2006 LinuxQuestions.org Members Choice AwardsThis forum is for the 2006 LinuxQuestions.org Members Choice Awards.
You can now vote for your favorite products of 2006. This is your chance to be heard! Voting ends February 18th.
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Jeremy, in 2006 I asked you about splitting the database category into two, because otherwise many FOSS apps like Knoda, Rekall and Kexi are never considered as a choice versus database engines like MySQL.
My Request from the last year was exactly:
> I'd like you to ask for splitting the poll into two separate:
> 1. Database Server of the Year
> 2. Desktop Database of the Year
> The 1st is what you provided, while the second is for MS-Access-like "office" database environments, the topic that exploded in recent years. My list for this poll could contain (alpha order):
> * Kexi (from KOffice)
> * KNoda
> * Mergeant (from Gnome Office)
> * OpenOffice.org Base
> * Rekall
Please consider adding the poll for 2008 edition.
Your answer was "While it's much too late in the voting to do something like this now, it's certainly something I'd consider for next years polls. Thanks for the suggestion. "
regards / pozdrawiam, Jaroslaw Staniek
Sponsored by OpenOffice Polska to work on
Kexi & KOffice, KDE3 & KDE4 Libraries for MS Windows
I Agree to those who vote Firebird, I tried all the open source database, MySQL, PostgreSQL, EnterpriseDB and whatsoever, but only Firebird has a small footprint and easy to deploy database server, not only easy to deploy it also easy to write the P-SQL. I love Firebird so much.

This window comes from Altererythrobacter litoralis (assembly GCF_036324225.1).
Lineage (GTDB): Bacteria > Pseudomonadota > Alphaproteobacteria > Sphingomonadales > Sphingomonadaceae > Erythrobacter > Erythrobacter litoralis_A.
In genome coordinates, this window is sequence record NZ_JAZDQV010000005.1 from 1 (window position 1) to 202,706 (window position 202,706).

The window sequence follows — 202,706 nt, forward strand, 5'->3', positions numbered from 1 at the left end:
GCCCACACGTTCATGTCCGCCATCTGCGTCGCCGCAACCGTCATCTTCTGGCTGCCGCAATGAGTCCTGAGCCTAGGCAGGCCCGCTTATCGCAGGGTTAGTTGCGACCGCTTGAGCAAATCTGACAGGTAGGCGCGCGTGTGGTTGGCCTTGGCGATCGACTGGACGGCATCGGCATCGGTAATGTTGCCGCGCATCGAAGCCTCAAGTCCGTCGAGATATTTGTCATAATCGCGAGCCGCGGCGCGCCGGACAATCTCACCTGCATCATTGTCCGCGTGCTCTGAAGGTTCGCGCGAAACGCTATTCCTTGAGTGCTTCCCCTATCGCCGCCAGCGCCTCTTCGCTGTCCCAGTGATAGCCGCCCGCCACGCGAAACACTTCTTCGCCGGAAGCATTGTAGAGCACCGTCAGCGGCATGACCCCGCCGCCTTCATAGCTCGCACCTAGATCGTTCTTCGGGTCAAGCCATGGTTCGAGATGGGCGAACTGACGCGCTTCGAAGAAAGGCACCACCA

Although MySQL Group take the main man of Firebird, it is still the best for me is Firebird.
Firebird rule the world of RDBMS.
Last edited by dasaint_gray; 01-09-2007 at 01:32 AM.
Looks like most haven't come across Firebird. Quite natural since it is a late entrant in this arena. I for one, reached Firebird after going through MySQL, PostgreSQL and Oracle. Once I hit Firebird, not even once did the thought occur of turning back to any of these. With Jim Starkey moving to MySQL, things could change but Firebird developers continue to improve an already excellent product. Just the right combinaiton of speed, features, ease of deployment and administration.
I think mySQL will win just because so many people haven't given PostgreSQL a fair chance. PostgreSQL though is easily the best choice in many situations though. I use both and both are sufficient for most things but PostgreSQL is definitely more "professional and enterprise worthy" in it's feature set and strict data integrity